“Our national airline will remain with our citizens in the future, just as it has been with all its capabilities.”
According to the airline’s website, Turkish Airlines’ network spans 121 countries and 342 airports.
Turkish Airlines didn’t want the dogs traveling in the cargo hold after all their hard work
Rescue dogs were sent to Turkey from a number of countries including the US, UK, Croatia, Czech Republic, Germany, Greece, Libya, Poland and Switzerland
Rescue workers pulled a dog alive from a collapsed building in southern Turkey three weeks after last month’s deadly magnitude 7.8 earthquake, local media reported yesterday.
The teams of a local municipality in central Turkey rescued the dog Aleks on Wednesday and delivered it to Haytap, a Turkish animal protection organization in the city of Antakya.
A video from the DHA news agency shows rescuers reaching between two large concrete slabs and calling out to the trapped dog.
Footage showed rescuers hugging the dog, who appears to be alert and in good health, and offering him water.
Rescuers rescued hundreds of captive cats, dogs, rabbits and birds that were fostered by locals in Antakya, one of the cities razed to the ground by the disaster.
After the deadliest earthquake in its modern history, Turkey faces the daunting task of clearing hundreds of millions of tons of debris, some of it potentially harmful.
The Feb. 6 earthquake and aftershocks left at least 156,000 buildings completely collapsed or damaged to the point where they require demolition, Turkish authorities said, with entire swathes of cities reduced to shattered concrete and steel.
The UN Development Program said the resulting 116-210 million tons of rubble is equivalent to an area of 100 square kilometers (40 square miles), if it were piled to a height of 1 meter. That’s about the size of Barcelona.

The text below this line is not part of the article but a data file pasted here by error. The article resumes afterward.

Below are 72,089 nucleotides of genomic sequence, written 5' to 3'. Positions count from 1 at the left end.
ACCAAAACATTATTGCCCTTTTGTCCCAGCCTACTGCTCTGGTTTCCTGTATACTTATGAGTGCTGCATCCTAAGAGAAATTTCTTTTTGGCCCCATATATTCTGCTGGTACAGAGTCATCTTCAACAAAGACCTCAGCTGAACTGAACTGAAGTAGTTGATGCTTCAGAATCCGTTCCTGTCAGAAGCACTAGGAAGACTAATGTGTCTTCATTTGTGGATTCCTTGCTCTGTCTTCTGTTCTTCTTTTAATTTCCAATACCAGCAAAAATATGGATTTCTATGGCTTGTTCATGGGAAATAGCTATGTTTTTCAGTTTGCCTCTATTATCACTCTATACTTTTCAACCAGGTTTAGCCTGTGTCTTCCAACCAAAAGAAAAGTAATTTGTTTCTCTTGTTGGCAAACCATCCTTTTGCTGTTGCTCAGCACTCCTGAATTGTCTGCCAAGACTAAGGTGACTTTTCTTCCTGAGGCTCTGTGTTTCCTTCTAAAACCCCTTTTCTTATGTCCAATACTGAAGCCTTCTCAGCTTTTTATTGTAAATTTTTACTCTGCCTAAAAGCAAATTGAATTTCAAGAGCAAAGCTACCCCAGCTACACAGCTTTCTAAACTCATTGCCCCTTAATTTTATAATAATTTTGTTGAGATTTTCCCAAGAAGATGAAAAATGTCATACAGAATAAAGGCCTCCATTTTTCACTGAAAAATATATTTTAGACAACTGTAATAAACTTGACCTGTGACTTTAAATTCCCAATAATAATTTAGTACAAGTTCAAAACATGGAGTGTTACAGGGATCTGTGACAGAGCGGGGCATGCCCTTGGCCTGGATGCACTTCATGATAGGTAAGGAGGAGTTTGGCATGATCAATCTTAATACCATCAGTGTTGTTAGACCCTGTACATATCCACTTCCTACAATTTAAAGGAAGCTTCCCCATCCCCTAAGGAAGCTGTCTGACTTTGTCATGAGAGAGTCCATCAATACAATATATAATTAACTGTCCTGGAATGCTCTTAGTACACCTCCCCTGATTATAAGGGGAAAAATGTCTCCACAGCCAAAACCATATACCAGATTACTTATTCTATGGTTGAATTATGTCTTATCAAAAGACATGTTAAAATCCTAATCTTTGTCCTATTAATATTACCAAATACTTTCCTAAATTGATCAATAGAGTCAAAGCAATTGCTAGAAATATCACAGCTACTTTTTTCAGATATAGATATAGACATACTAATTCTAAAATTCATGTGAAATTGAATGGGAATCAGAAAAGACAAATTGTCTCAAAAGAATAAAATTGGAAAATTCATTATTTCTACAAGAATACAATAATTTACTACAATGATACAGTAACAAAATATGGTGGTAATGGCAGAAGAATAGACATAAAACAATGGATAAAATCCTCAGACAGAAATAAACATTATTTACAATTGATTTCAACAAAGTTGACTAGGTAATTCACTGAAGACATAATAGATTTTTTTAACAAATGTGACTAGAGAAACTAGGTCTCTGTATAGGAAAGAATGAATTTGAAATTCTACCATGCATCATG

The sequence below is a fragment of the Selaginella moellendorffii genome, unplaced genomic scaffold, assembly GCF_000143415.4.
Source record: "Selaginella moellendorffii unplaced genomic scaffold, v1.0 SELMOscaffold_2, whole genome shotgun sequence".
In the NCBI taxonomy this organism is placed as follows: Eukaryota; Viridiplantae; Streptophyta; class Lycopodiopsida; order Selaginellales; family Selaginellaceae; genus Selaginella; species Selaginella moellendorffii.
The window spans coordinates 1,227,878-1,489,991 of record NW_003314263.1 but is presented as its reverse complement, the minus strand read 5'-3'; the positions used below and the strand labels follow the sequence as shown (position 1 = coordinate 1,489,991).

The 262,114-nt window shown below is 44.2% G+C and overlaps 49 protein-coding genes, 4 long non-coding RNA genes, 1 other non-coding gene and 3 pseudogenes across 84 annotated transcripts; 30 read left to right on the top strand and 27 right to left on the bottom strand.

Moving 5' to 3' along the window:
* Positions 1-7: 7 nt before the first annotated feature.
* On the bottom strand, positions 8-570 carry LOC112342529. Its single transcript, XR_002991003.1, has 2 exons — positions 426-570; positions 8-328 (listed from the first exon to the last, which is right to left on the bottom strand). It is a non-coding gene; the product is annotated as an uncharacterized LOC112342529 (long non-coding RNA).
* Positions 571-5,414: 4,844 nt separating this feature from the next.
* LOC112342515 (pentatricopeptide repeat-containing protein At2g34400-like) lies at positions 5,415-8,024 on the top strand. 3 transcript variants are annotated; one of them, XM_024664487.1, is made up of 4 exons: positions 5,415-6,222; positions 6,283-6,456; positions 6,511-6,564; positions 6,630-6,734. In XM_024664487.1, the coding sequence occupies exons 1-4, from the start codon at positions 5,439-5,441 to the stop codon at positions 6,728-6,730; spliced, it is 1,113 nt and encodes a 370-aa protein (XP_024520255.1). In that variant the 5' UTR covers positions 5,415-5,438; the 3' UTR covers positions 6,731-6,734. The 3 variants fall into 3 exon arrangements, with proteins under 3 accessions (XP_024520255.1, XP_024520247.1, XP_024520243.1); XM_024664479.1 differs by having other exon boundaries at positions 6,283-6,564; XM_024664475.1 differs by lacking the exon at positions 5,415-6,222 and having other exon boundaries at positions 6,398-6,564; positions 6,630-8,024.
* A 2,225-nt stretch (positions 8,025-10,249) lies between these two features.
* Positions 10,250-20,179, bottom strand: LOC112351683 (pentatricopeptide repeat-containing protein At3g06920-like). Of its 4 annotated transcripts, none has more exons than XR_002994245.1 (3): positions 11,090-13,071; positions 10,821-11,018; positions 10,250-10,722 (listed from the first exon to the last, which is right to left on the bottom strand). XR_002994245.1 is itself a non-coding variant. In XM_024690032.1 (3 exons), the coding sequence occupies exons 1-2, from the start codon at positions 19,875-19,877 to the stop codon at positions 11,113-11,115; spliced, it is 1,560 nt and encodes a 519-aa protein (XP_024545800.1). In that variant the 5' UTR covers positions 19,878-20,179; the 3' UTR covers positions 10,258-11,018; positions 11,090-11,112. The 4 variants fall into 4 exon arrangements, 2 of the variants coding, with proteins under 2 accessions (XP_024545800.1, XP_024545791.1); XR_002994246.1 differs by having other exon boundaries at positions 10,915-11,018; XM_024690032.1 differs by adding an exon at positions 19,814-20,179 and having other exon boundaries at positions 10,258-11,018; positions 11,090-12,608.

Turkish President Tayyip Erdogan, who is likely to hold elections on May 14, has pledged to rebuild homes within a year, though experts warned that safety should come before speed.
An official said tenders and contracts for some projects had already been finalized and safety would not be compromised.
Dogs are pictured in the first class cabin of a Turkish Airlines flight
A rescue dog is pictured at the airport before boarding a Turkish Airlines flight
Turkey’s opposition alliance fell apart on Friday after one of its leaders refused to support a joint candidate against President Recep Tayyip Erdogan.
The cracks emerged a day after the six opposition party leaders held a meeting in Ankara to discuss who to run against Erdogan in the May 14 polls.
Five parties backed Kemal Kilicdaroglu, a former official who heads Turkey’s main secular party, as the frontrunner in the effort to end Erdogan’s rule.
But Meral Aksener, leader of the nationalist Iyi party, opposed Kilicdaroglu and instead supported the popular opposition mayor of Istanbul, Ekrem Imamoglu, or the mayor of Ankara, Mansur Yavas.
“I am sorry to say that as of yesterday the Table of Six has been unable to reflect the will of the nation in its decisions,” Aksener said after meeting with her party deputies on Friday.
She said her party was forced to choose Kilicdaroglu and added, “We will not bow to this.”
Turkey is heading to a crucial election on May 14, three months after a devastating earthquake hit several provinces.
The opposition bloc is due to announce their joint candidate next Monday.